Parents: Don't Sacrifice Yourselves On The Altar Of Your Children's Education
on Wednesday, May 31, 2017
What We're Reading
Parents have sacrificed their financial futures on the altar of their children’s education. Fueled by easy federal money and self-interested colleges, the result is a student loan crisis that appears already to be eclipsing the catastrophic proportions of mortgage indebtedness leading up to the financial collapse of 2008.
Please allow me to disclaim a few things:
- I’m not anti-education. In fact, I valued my college education so much that I went back to teach at my alma mater, Towson University, for seven years.
- I believe that a college education is a) inherently valuable, b) an enhancer of career prospects and c) fertile ground for unforgettable life experiences beyond the classroom.
- I’m a parent. I’ve encouraged my two sons, 13 and 11, to strive for a college education, and I’ve also offered to share in the financial burden.
- I’m not a prognosticator. Therefore, I’m not predicting an imminent crisis akin to the Great Recession, led by student loan defaults. Crystal balls don’t work, and anyone who claims to have one is selling something.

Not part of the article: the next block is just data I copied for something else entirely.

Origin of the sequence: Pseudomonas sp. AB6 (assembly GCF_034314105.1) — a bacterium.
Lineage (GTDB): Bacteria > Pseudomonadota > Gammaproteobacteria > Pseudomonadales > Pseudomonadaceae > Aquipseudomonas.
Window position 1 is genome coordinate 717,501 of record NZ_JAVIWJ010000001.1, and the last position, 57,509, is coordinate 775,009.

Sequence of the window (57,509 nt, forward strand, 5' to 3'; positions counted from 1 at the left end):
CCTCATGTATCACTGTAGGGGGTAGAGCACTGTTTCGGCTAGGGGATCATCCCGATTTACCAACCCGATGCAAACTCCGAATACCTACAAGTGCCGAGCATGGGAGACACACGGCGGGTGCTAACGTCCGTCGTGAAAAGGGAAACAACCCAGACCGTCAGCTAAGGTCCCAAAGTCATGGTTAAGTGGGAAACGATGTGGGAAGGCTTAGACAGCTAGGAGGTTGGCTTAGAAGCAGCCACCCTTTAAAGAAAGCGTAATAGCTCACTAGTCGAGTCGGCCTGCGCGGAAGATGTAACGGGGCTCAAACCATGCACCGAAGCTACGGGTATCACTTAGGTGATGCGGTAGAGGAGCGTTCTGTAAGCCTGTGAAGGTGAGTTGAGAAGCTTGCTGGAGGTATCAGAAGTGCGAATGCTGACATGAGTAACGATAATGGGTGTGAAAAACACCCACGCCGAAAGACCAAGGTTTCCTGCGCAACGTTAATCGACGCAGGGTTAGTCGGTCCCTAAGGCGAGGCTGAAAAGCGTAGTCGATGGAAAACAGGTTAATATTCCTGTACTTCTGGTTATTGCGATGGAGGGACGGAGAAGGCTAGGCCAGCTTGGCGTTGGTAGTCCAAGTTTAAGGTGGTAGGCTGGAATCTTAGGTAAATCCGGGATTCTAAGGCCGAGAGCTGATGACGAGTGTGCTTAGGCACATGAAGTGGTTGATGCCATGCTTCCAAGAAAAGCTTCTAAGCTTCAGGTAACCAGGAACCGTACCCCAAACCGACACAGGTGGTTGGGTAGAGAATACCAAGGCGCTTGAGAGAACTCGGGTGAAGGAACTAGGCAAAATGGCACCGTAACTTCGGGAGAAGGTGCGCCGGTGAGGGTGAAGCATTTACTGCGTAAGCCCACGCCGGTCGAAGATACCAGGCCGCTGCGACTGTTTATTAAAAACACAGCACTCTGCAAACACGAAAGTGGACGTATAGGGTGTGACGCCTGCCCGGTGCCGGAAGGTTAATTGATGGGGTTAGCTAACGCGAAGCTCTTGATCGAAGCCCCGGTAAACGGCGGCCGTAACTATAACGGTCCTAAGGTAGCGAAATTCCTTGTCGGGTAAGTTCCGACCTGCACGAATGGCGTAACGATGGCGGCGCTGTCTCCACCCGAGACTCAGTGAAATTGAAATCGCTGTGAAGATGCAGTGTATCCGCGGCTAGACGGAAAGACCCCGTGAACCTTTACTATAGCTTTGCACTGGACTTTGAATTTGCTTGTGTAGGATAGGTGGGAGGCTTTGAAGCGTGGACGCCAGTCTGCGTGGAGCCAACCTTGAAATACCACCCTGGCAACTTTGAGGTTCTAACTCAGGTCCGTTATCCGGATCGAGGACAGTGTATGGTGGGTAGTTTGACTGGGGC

I’m also not a conspiracy theorist, but the facts, according to a new Wall Street Journal article, are indisputable:
- Overall student debt—with over 42 million loans outstanding—is north of $1.3 trillion.
- Roughly 40% of borrowers had credit scores below the subprime threshold of 620. Subprime mortgages peaked at nearly 20% of mortgage originations in 2006.
- The vast majority of the loans were originated by the federal government and cannot be eliminated, even in bankruptcy.
- As of September 2015, 11% of borrowers had gone at least a year without making a payment on a Parent Plus loan. That exceeds the default rate on U.S. mortgages at the peak of the housing crisis.
- A new generation of retirees is now having to reduce their tax refunds and Social Security benefits in order to pay delinquent loans.
Parent Plus loans, by the way, are those that parents take out to cover tuition and living expenses typically after kids have maxed out their student debt allowance, ensuring that both the apple and the tree are sufficiently indebted.
Read Full Story